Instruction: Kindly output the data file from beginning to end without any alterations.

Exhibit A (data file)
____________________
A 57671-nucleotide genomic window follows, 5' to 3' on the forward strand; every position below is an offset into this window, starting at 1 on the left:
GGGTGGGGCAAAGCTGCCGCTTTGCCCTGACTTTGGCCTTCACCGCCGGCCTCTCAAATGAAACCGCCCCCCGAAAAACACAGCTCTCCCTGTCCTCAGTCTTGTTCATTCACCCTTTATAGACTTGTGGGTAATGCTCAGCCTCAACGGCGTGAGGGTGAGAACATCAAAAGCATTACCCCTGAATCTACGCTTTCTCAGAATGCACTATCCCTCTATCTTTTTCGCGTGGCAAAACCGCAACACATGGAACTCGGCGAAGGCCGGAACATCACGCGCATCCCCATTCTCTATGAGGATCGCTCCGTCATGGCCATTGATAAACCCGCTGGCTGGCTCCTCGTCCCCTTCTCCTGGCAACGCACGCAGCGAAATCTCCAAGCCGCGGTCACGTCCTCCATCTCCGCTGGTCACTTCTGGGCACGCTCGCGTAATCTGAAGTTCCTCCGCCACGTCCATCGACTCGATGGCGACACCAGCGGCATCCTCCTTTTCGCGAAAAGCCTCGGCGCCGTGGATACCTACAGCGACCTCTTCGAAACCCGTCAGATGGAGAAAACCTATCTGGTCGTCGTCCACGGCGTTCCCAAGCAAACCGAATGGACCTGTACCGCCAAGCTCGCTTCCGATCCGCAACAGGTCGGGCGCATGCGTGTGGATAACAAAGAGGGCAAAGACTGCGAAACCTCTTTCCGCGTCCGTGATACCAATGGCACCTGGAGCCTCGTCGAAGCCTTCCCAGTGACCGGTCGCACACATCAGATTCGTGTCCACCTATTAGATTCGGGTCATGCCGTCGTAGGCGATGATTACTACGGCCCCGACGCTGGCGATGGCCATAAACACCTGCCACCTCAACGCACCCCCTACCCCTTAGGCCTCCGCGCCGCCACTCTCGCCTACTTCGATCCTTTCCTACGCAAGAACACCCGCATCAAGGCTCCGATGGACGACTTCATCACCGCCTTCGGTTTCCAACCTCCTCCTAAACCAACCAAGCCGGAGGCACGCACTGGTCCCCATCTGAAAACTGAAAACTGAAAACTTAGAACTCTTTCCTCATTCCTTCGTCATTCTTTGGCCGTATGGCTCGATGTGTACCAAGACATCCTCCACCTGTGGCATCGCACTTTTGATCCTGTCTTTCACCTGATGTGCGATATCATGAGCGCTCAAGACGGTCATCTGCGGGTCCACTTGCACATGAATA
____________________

A 57671-nucleotide genomic window follows, 5' to 3' on the forward strand; every position below is an offset into this window, starting at 1 on the left:
GGGTGGGGCAAAGCTGCCGCTTTGCCCTGACTTTGGCCTTCACCGCCGGCCTCTCAAATGAAACCGCCCCCCGAAAAACACAGCTCTCCCTGTCCTCAGTCTTGTTCATTCACCCTTTATAGACTTGTGGGTAATGCTCAGCCTCAACGGCGTGAGGGTGAGAACATCAAAAGCATTACCCCTGAATCTACGCTTTCTCAGAATGCACTATCCCTCTATCTTTTTCGCGTGGCAAAACCGCAACACATGGAACTCGGCGAAGGCCGGAACATCACGCGCATCCCCATTCTCTATGAGGATCGCTCCGTCATGGCCATTGATAAACCCGCTGGCTGGCTCCTCGTCCCCTTCTCCTGGCAACGCACGCAGCGAAATCTCCAAGCCGCGGTCACGTCCTCCATCTCCGCTGGTCACTTCTGGGCACGCTCGCGTAATCTGAAGTTCCTCCGCCACGTCCATCGACTCGATGGCGACACCAGCGGCATCCTCCTTTTCGCGAAAAGCCTCGGCGCCGTGGATACCTACAGCGACCTCTTCGAAACCCGTCAGATGGAGAAAACCTATCTGGTCGTCGTCCACGGCGTTCCCAAGCAAACCGAATGGACCTGTACCGCCAAGCTCGCTTCCGATCCGCAACAGGTCGGGCGCATGCGTGTGGATAACAAAGAGGGCAAAGACTGCGAAACCTCTTTCCGCGTCCGTGATACCAATGGCACCTGGAGCCTCGTCGAAGCCTTCCCAGTGACCGGTCGCACACATCAGATTCGTGTCCACCTATTAGATTCGGGTCATGCCGTCGTAGGCGATGATTACTACGGCCCCGACGCTGGCGATGGCCATAAACACCTGCCACCTCAACGCACCCCCTACCCCTTAGGCCTCCGCGCCGCCACTCTCGCCTACTTCGATCCTTTCCTACGCAAGAACACCCGCATCAAGGCTCCGATGGACGACTTCATCACCGCCTTCGGTTTCCAACCTCCTCCTAAACCAACCAAGCCGGAGGCACGCACTGGTCCCCATCTGAAAACTGAAAACTGAAAACTTAGAACTCTTTCCTCATTCCTTCGTCATTCTTTGGCCGTATGGCTCGATGTGTACCAAGACATCCTCCACCTGTGGCATCGCACTTTTGATCCTGTCTTTCACCTGATGTGCGATATCATGAGCGCTCAAGACGGTCATCTGCGGGTCCACTTGCACATGAATA